More than 20,000 sixth-formers leave school before finishing A-levels

2 September 2017

More than 20,000 pupils left their school’s sixth forms before completing their A-level courses, new analysis shows, after revelations that some schools have systematically pushed pupils out for failing to achieve top marks. About 13% of the 160,000 pupils taking at least three AS-levels at state schools nationally did not go on to complete year 13, equivalent to 20,800 pupils, according to analysis by Education Datalab.

Warning over ‘looming secondary school place squeeze’

1 September 2017

A potential shortage of school places looms ahead in secondary schools in England, councils are warning.The Local Government Association says schools will be thousands of places short over the next few years as a population bulge moves up from primary. It says schools in 12 councils will be over capacity by 2018, rising to nearly half of councils within five years.

But the Department for Education attacked the figures as “thoroughly misleading”.This is the sixth year in a row that town hall bosses, who are responsible for ensuring sufficient places, have warned of a future squeeze. This time, the LGA says schools could be nearly 8,000 places short by September 2018 and 125,000 short by 2022.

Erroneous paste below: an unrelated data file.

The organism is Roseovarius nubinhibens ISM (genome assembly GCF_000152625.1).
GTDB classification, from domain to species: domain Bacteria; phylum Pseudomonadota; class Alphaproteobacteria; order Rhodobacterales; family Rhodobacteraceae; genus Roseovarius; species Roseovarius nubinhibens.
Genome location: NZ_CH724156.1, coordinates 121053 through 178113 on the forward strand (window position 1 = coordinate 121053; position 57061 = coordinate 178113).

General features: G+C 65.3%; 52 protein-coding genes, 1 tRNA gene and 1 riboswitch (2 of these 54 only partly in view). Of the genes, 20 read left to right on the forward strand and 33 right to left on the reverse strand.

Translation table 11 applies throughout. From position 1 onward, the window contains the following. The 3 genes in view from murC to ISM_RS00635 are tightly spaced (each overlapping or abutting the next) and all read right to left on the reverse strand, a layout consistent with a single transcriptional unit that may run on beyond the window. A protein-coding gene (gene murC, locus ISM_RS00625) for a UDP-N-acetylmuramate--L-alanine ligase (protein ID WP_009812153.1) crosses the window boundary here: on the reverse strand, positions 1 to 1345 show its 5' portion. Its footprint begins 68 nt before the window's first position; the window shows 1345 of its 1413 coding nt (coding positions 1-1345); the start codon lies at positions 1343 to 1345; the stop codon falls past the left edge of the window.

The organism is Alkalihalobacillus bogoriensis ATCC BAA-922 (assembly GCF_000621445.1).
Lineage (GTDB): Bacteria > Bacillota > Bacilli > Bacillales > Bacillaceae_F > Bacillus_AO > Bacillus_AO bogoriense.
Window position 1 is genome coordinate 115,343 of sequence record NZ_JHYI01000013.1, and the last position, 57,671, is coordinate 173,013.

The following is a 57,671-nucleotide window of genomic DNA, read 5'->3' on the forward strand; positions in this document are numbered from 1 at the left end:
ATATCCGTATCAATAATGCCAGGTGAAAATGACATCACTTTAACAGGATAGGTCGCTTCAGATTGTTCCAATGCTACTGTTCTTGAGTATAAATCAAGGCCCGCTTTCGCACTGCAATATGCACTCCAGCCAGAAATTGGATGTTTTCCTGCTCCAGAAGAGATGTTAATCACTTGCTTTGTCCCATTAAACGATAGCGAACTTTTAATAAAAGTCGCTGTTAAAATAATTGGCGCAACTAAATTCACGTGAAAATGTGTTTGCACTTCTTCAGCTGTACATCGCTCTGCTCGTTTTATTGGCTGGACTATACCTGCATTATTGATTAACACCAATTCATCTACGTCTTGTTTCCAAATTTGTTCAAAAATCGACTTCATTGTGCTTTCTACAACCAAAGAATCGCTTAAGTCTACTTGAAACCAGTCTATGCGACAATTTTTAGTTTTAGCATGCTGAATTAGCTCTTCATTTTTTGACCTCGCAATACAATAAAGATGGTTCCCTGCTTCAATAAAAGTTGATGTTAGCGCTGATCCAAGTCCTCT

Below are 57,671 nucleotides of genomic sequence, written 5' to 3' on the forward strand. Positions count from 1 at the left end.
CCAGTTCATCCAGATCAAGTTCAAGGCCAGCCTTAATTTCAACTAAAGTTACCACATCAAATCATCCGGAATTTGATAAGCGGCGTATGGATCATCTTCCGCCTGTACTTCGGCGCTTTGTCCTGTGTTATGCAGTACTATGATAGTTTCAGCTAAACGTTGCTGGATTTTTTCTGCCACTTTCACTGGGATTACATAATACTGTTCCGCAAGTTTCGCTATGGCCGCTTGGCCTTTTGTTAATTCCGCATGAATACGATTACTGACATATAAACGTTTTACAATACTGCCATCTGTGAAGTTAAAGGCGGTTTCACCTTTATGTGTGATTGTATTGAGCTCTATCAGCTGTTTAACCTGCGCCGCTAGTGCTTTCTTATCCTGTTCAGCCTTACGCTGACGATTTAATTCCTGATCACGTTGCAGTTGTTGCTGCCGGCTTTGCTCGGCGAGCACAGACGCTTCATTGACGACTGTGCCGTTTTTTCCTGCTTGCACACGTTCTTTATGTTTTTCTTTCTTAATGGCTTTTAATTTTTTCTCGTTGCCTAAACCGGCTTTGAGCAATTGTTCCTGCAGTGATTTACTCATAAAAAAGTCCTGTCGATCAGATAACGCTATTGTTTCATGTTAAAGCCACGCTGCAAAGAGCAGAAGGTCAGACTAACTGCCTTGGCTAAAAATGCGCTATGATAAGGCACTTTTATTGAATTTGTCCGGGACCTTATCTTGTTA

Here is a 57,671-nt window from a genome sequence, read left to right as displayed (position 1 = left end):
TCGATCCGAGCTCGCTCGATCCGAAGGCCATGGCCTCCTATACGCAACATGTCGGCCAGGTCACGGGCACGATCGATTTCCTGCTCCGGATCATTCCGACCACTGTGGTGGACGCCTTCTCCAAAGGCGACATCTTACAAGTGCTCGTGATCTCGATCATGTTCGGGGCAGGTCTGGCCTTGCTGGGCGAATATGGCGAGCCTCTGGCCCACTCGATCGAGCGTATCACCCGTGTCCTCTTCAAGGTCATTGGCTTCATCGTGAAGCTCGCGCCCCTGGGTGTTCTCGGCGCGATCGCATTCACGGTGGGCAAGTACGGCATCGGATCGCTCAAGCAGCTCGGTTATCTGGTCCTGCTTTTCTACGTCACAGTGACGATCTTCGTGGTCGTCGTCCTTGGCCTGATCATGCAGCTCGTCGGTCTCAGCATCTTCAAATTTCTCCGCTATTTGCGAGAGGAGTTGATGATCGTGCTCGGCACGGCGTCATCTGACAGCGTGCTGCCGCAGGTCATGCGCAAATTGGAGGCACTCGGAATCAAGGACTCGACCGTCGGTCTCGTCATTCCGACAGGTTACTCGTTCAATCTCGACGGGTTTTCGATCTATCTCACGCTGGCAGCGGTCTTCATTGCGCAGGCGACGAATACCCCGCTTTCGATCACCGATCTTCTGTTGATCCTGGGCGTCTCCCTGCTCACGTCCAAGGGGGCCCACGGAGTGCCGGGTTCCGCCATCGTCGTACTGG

Record numbers of women going on to university this year

1 September 2017

Teenage girls are now more than a third more likely to go to university than boys, according to new figures, as the gap between the sexes reaches record levels.

In total, upwards of 30,000 more women than men are set to start degree courses this autumn, official Ucas data shows. The difference is the largest ever recorded by the university admissions service by this point in the year.

The figures show around 6,600 fewer students have been places on courses this year, compared with the same point last year.

GCSE confusion caused by grading, league table and cohort changes